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Keywords:

  • hypogammaglobulinemia;
  • epilepsy;
  • lamotrigine;
  • levetiracetam;
  • carbamazepine

Objectives

The aim of the study was to investigate immunoglobulin levels in patients with epilepsy using the antiepileptic drugs (AED) levetiracetam (LEV), carbamazepine (CBZ), or lamotrigine (LTG).

Methods

A total of 211 patients and 80 controls (age: 18–45 years) of both genders were included. The patients had been treated with either LEV (n = 47), CBZ (n = 90), or LTG (n = 74) monotherapy for at least 6 months. Total concentrations of immunoglobulin G (IgG), IgG subclasses (IgG1, IgG2, IgG3, and IgG4), immunoglobulin A (IgA), and immunoglobulin M (IgM) were measured. Smoking, drinking habits, and physical activity were recorded, and body mass index (BMI) was calculated.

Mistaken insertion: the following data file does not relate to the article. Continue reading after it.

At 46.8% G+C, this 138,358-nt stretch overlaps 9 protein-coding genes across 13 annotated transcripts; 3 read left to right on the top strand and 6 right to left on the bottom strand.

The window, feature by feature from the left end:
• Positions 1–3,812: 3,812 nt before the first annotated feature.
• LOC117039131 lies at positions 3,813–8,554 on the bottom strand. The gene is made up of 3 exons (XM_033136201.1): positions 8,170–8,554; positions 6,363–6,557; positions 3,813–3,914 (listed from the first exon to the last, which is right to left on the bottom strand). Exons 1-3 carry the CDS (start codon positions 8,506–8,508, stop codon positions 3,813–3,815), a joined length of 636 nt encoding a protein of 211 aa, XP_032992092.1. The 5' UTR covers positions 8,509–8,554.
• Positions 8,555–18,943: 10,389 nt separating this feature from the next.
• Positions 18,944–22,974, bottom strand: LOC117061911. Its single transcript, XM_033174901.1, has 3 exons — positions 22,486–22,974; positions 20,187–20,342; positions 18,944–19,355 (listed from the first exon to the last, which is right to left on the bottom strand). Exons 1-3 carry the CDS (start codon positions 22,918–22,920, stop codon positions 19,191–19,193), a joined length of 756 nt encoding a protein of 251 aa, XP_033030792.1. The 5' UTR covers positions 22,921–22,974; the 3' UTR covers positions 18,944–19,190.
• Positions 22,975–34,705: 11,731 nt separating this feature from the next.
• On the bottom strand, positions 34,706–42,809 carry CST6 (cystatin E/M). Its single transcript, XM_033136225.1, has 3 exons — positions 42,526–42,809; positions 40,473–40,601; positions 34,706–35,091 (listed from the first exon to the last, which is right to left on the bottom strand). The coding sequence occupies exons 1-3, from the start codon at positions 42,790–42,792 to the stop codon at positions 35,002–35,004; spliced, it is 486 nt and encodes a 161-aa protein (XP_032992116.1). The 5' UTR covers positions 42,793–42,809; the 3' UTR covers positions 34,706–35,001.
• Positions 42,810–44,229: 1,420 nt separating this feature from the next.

Results

A significantly lower total IgG and IgG1 was found in both men and women treated with LTG and in men on CBZ. IgG2 and IgG4 were also lower in LTG-treated women, and IgA and IgM were lower in LTG-treated men. Patients treated with LEV did not differ from the control group.

Conclusions

Low levels of immunoglobulins were found in patients with epilepsy treated with LTG or CBZ. As our group of patients consisted of otherwise healthy young adults, one should be especially aware of a possible effect of AEDs on immunoglobulin levels when treating selected patient groups, for example immunocompromised patients. Immunoglobulin concentrations should be measured in patients treated with LTG or CBZ who experience recurrent infections, and a change in medication should be considered.